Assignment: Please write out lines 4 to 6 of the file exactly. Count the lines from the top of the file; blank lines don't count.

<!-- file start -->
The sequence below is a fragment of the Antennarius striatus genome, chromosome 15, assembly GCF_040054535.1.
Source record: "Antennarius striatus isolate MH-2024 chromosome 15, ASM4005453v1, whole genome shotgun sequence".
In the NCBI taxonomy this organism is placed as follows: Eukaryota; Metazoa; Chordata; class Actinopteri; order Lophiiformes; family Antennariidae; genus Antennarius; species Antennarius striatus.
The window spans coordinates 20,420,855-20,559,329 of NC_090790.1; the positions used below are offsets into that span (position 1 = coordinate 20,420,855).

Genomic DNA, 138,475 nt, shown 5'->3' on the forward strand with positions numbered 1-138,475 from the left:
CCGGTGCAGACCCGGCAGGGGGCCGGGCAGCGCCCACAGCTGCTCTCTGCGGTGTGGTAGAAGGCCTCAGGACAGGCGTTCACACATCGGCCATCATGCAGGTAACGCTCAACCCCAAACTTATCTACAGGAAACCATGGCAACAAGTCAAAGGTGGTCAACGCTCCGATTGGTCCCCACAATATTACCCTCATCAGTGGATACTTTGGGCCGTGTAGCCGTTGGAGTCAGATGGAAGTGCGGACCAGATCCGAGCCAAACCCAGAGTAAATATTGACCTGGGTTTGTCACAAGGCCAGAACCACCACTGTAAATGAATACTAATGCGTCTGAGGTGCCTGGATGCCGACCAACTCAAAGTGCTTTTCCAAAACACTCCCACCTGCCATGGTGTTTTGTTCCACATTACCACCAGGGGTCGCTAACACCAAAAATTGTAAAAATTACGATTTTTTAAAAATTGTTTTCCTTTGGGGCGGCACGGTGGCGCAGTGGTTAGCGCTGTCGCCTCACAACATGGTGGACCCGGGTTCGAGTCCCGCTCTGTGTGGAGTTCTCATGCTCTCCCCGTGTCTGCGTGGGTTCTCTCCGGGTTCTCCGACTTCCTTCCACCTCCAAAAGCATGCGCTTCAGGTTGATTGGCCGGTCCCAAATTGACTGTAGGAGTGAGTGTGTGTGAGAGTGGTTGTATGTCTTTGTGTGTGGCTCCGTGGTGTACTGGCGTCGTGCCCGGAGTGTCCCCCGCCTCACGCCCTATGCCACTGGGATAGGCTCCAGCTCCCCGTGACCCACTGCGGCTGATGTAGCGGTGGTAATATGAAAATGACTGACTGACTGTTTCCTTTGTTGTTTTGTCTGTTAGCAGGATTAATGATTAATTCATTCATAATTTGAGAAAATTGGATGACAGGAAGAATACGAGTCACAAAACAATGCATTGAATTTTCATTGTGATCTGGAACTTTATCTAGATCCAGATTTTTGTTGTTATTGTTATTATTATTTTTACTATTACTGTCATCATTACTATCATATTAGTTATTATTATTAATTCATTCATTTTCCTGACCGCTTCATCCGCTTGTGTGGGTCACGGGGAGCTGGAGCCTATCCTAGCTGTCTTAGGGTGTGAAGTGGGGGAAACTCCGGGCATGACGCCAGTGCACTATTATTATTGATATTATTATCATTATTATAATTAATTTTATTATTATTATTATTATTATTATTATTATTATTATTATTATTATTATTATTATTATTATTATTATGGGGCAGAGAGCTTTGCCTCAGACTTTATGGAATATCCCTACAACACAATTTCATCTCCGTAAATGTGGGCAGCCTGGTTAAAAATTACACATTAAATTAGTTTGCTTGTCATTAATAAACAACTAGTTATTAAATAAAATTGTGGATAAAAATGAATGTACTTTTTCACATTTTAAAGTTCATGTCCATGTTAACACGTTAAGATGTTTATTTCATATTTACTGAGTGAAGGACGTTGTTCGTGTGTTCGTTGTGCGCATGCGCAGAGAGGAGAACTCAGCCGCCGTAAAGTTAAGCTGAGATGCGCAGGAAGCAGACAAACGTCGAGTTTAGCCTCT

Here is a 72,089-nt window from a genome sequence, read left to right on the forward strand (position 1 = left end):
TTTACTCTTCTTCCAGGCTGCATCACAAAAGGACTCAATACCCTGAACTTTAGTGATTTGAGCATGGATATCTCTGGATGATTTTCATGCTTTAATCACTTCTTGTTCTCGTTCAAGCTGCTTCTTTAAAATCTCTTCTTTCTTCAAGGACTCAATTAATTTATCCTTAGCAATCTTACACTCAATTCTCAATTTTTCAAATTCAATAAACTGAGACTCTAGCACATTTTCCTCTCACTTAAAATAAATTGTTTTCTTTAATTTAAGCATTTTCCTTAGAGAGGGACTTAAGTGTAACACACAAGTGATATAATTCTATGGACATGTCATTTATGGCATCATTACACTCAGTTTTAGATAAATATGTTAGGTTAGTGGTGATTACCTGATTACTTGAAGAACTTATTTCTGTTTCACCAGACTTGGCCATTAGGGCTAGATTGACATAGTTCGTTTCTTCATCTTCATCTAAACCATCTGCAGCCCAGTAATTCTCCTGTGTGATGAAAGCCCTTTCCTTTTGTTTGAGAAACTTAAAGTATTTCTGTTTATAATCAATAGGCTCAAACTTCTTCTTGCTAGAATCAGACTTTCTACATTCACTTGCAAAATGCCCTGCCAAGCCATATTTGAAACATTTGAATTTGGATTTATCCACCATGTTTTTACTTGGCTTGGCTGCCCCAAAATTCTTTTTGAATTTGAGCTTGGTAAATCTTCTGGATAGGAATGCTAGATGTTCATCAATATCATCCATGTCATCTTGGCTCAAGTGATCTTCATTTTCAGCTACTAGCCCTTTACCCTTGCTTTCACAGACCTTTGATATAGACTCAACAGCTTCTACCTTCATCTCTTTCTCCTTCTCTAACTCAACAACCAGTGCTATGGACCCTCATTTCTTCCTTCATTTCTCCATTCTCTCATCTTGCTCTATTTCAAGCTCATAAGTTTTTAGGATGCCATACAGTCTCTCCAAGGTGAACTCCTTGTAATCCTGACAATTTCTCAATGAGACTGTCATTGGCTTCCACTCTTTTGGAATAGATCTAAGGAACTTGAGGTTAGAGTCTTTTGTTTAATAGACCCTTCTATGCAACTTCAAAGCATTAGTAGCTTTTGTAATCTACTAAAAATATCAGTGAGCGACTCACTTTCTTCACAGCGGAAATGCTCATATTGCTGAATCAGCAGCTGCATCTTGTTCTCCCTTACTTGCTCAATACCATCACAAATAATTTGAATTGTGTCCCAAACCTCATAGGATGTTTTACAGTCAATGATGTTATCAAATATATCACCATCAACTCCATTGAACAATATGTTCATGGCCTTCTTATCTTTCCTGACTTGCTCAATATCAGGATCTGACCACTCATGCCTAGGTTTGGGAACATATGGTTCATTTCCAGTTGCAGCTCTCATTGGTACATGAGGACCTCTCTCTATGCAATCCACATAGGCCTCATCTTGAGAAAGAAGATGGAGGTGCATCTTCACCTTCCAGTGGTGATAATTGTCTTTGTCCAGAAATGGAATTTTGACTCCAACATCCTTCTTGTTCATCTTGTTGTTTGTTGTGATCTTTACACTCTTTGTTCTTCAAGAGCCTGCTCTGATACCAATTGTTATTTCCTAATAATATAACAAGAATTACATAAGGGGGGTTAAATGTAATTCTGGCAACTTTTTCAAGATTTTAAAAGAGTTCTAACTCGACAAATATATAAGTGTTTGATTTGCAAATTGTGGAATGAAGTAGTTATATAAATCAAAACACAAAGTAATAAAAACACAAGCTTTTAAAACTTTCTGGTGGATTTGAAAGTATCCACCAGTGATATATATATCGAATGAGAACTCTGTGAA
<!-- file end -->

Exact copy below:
The window spans coordinates 20,420,855-20,559,329 of NC_090790.1; the positions used below are offsets into that span (position 1 = coordinate 20,420,855).

Genomic DNA, 138,475 nt, shown 5'->3' on the forward strand with positions numbered 1-138,475 from the left:
CCGGTGCAGACCCGGCAGGGGGCCGGGCAGCGCCCACAGCTGCTCTCTGCGGTGTGGTAGAAGGCCTCAGGACAGGCGTTCACACATCGGCCATCATGCAGGTAACGCTCAACCCCAAACTTATCTACAGGAAACCATGGCAACAAGTCAAAGGTGGTCAACGCTCCGATTGGTCCCCACAATATTACCCTCATCAGTGGATACTTTGGGCCGTGTAGCCGTTGGAGTCAGATGGAAGTGCGGACCAGATCCGAGCCAAACCCAGAGTAAATATTGACCTGGGTTTGTCACAAGGCCAGAACCACCACTGTAAATGAATACTAATGCGTCTGAGGTGCCTGGATGCCGACCAACTCAAAGTGCTTTTCCAAAACACTCCCACCTGCCATGGTGTTTTGTTCCACATTACCACCAGGGGTCGCTAACACCAAAAATTGTAAAAATTACGATTTTTTAAAAATTGTTTTCCTTTGGGGCGGCACGGTGGCGCAGTGGTTAGCGCTGTCGCCTCACAACATGGTGGACCCGGGTTCGAGTCCCGCTCTGTGTGGAGTTCTCATGCTCTCCCCGTGTCTGCGTGGGTTCTCTCCGGGTTCTCCGACTTCCTTCCACCTCCAAAAGCATGCGCTTCAGGTTGATTGGCCGGTCCCAAATTGACTGTAGGAGTGAGTGTGTGTGAGAGTGGTTGTATGTCTTTGTGTGTGGCTCCGTGGTGTACTGGCGTCGTGCCCGGAGTGTCCCCCGCCTCACGCCCTATGCCACTGGGATAGGCTCCAGCTCCCCGTGACCCACTGCGGCTGATGTAGCGGTGGTAATATGAAAATGACTGACTGACTGTTTCCTTTGTTGTTTTGTCTGTTAGCAGGATTAATGATTAATTCATTCATAATTTGAGAAAATTGGATGACAGGAAGAATACGAGTCACAAAACAATGCATTGAATTTTCATTGTGATCTGGAACTTTATCTAGATCCAGATTTTTGTTGTTATTGTTATTATTATTTTTACTATTACTGTCATCATTACTATCATATTAGTTATTATTATTAATTCATTCATTTTCCTGACCGCTTCATCCGCTTGTGTGGGTCACGGGGAGCTGGAGCCTATCCTAGCTGTCTTAGGGTGTGAAGTGGGGGAAACTCCGGGCATGACGCCAGTGCACTATTATTATTGATATTATTATCATTATTATAATTAATTTTATTATTATTATTATTATTATTATTATTATTATTATTATTATTATTATTATTATTATTATTATTATGGGGCAGAGAGCTTTGCCTCAGACTTTATGGAATATCCCTACAACACAATTTCATCTCCGTAAATGTGGGCAGCCTGGTTAAAAATTACACATTAAATTAGTTTGCTTGTCATTAATAAACAACTAGTTATTAAATAAAATTGTGGATAAAAATGAATGTACTTTTTCACATTTTAAAGTTCATGTCCATGTTAACACGTTAAGATGTTTATTTCATATTTACTGAGTGAAGGACGTTGTTCGTGTGTTCGTTGTGCGCATGCGCAGAGAGGAGAACTCAGCCGCCGTAAAGTTAAGCTGAGATGCGCAGGAAGCAGACAAACGTCGAGTTTAGCCTCT